Current Progressive Cattle digital edition
advertisement

Adding preconditioning to your marketing plan

Eric Bailey for Progressive Cattle Published on 24 July 2020
Feeding calves

Weaning is a challenging time for cattle and their owners. Our management decisions affect calves’ response to stress, which is a contributing factor to illness.

Bovine respiratory disease (BRD) is the costliest illness affecting feedlots in the U.S. Despite many efforts to reduce BRD, about 16% of calves entering feedlots are diagnosed with BRD.

The concept of preconditioning calves on the farm or ranch of origin has been advocated throughout the beef industry for the past 50 years. Standard elements of preconditioning programs include weaning and retaining calves for 30 to 60 days, a vaccination program and deworming. Preconditioning has been marketed as a means of reducing feedlot morbidity and mortality. However, data from the National Animal Health Monitoring Service report that 50% of calves are marketed immediately following weaning. Why do more cattlemen not precondition calves before sale?

Two factors will limit the implementation of preconditioning practices. Many small farms and ranches lack the facilities to house calves and cows separately. Second, the operations lacking pre-weaning calf management are likely to struggle to implement preconditioning. I consider preconditioning the pinnacle of cow-calf production. Operations lacking a defined breeding season are likely to struggle with preconditioning. Another indicator is no castrating bull calves before weaning or implementing a vaccine program. If increasing the value of your calves is a priority, ask first if your pre-weaning management is aligned with current recommendations.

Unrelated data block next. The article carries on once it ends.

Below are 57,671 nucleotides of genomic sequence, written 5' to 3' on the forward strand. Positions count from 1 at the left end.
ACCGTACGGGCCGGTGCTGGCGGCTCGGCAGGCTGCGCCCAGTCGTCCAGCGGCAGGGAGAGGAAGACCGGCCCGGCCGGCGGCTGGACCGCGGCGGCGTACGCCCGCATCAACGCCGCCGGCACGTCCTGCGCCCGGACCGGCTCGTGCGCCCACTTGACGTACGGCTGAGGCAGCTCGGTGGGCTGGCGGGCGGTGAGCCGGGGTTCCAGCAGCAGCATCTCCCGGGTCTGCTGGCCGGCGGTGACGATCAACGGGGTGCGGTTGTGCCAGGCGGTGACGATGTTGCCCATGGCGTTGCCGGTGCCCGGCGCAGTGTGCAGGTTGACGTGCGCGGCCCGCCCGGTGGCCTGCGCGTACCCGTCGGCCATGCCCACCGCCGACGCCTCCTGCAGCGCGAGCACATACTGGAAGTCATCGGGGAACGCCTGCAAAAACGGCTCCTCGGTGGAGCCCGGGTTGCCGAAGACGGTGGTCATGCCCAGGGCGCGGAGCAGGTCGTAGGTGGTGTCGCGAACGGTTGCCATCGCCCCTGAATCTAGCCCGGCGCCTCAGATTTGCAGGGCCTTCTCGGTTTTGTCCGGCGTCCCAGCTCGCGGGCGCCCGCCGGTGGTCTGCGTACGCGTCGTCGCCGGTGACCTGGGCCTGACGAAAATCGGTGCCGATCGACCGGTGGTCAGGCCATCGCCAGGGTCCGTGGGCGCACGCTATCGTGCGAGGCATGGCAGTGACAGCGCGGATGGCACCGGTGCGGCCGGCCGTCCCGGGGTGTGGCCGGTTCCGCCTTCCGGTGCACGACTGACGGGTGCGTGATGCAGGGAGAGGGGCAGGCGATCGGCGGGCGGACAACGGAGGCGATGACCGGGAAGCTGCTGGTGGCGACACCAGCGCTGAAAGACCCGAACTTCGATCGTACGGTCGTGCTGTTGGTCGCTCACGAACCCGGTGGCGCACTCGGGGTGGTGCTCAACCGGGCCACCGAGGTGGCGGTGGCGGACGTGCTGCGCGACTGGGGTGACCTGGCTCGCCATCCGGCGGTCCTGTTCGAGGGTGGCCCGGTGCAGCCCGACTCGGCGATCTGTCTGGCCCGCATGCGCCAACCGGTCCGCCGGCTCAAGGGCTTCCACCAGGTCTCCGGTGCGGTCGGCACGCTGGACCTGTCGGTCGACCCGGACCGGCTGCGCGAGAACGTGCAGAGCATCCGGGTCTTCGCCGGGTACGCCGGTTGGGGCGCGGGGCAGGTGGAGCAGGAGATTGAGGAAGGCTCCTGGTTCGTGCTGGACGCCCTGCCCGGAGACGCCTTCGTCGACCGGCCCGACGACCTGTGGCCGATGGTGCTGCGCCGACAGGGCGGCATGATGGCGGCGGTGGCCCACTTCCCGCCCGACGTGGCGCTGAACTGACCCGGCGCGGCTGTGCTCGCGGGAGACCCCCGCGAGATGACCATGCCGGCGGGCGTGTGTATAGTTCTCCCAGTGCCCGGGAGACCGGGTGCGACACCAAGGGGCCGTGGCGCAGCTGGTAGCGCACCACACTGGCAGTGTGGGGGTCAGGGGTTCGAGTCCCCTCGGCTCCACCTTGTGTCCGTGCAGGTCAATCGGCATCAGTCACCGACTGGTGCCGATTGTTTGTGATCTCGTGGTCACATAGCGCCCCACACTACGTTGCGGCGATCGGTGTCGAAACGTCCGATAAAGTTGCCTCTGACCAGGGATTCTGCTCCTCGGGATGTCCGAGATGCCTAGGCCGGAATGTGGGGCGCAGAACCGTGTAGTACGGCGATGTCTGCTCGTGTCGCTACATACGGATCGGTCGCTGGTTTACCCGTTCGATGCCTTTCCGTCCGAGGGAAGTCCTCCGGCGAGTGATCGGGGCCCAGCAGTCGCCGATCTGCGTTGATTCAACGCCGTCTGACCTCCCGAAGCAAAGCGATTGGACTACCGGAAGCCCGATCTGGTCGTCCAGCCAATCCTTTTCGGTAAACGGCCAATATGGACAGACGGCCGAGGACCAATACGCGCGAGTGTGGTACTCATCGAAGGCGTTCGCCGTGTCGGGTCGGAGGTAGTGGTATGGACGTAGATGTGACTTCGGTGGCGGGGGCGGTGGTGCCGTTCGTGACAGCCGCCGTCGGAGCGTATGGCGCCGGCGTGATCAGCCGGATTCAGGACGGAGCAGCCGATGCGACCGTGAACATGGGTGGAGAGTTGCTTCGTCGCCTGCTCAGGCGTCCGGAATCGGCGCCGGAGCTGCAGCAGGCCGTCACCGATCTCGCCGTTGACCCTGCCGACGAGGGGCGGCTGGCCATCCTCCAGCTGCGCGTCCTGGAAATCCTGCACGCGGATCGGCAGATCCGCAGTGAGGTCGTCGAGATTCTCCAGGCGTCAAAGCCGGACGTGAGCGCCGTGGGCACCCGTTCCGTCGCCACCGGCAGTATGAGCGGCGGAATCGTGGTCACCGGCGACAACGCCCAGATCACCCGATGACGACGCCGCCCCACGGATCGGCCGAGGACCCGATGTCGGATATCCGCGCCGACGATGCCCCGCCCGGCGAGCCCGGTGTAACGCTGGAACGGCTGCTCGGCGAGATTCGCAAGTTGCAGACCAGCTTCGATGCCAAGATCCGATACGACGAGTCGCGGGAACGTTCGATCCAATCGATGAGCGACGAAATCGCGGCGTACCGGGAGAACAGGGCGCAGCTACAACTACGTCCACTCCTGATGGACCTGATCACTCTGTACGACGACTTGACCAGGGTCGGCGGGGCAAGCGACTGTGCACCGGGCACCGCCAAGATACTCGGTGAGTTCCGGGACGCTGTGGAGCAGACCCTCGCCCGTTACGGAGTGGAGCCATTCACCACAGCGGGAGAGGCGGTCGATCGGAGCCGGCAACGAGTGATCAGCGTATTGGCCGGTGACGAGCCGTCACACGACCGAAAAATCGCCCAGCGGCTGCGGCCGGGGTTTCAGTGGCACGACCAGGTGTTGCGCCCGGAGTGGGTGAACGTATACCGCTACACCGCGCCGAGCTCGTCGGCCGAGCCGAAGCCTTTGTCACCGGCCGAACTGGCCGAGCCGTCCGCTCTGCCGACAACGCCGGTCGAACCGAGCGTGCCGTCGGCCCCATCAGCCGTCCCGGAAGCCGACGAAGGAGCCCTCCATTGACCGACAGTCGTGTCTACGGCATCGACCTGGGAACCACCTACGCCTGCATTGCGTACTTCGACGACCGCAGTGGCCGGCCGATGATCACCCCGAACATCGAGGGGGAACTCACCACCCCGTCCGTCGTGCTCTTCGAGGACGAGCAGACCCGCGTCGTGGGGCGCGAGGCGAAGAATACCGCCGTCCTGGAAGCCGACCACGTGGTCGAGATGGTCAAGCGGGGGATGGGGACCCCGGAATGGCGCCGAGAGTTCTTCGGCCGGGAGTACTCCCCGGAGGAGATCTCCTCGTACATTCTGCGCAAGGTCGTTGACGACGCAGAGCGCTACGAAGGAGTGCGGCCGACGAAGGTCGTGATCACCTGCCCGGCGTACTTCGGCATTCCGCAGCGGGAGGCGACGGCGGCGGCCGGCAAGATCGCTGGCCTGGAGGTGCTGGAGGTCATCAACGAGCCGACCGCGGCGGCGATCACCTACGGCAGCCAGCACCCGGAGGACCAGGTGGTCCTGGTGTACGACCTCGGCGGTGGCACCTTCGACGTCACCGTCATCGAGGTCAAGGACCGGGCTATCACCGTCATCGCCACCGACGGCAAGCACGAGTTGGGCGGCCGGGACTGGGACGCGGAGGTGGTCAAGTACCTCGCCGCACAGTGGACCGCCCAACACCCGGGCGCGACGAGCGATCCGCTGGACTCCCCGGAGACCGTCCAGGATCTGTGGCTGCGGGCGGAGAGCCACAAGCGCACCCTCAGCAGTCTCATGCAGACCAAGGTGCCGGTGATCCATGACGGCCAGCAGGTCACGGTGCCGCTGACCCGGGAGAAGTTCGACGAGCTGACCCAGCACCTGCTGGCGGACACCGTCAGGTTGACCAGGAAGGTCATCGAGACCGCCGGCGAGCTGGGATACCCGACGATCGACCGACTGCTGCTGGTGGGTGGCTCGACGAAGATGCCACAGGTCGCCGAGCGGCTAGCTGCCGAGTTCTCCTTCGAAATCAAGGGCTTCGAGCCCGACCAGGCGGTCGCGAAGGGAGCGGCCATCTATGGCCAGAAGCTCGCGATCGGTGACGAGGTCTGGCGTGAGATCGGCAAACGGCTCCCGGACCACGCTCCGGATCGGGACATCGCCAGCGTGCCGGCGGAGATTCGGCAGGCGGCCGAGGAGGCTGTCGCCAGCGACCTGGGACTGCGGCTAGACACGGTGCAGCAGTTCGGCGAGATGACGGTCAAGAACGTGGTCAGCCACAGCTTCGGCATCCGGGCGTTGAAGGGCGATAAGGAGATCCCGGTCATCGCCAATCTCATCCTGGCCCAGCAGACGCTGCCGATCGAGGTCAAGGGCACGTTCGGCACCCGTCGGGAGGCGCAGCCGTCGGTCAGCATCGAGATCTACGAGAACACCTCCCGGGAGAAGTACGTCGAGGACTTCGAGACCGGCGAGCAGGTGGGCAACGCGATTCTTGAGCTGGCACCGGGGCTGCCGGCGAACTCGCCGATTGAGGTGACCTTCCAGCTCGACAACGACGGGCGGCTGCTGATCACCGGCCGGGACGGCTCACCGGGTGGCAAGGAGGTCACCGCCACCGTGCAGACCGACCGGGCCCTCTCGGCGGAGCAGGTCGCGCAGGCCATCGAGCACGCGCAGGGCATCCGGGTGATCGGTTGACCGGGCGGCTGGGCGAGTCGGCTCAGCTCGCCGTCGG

If you are preconditioning calves or are interested in implementing it, here are some recommendations based on my Ph.D. research. We weaned 3,000 calves across seven experiments, tracking their performance through weaning, preconditioning, the feedlot and the packing plant. Here are a couple of important details to note. All calves were dehorned, and steer calves were castrated before 60 days old. We simulated marketing stress in all experiments by transporting calves to a commercial auction market and holding them on the premises for 14 hours at the end of the preconditioning phase.

  • Length of preconditioning period: Preconditioning programs are commonly recommended to be 30 to 60 days in length. While extended preconditioning periods may support greater weight gain and larger calves for sale, costs are also increased. In 2007, 433 calves were weaned at conventional ages and preconditioned zero, 15, 30, 45 or 60 days on the ranch of origin before shipment to the feedlot. All calves were shipped to the feedlot on a common date; thus, weaning date differed in each treatment.

    Calves were weaned at approximately 190 days old. Morbidity during receiving was 2.2 times more frequent among non-preconditioned calves than preconditioned calves. There were no differences in feedlot morbidity as preconditioning length increased from 15 to 60 days, suggesting that calves benefit from ranch-of-origin preconditioning periods as short as 15 days.

    Weaning calves two weeks before selling may benefit the calves but is not going to generate premiums at auction or be enough time for calves to gain weight. Research by Dr. Mark Hilton from Purdue demonstrated that two-thirds of profit in preconditioned calves was earned from an additional pound of calf sold. In his dataset, calves were preconditioned for 11 years from a single farm. The calves gained little weight during the first two weeks after weaning. Extended preconditioning periods may be necessary for producers who do not retain ownership of calves in the feedlot.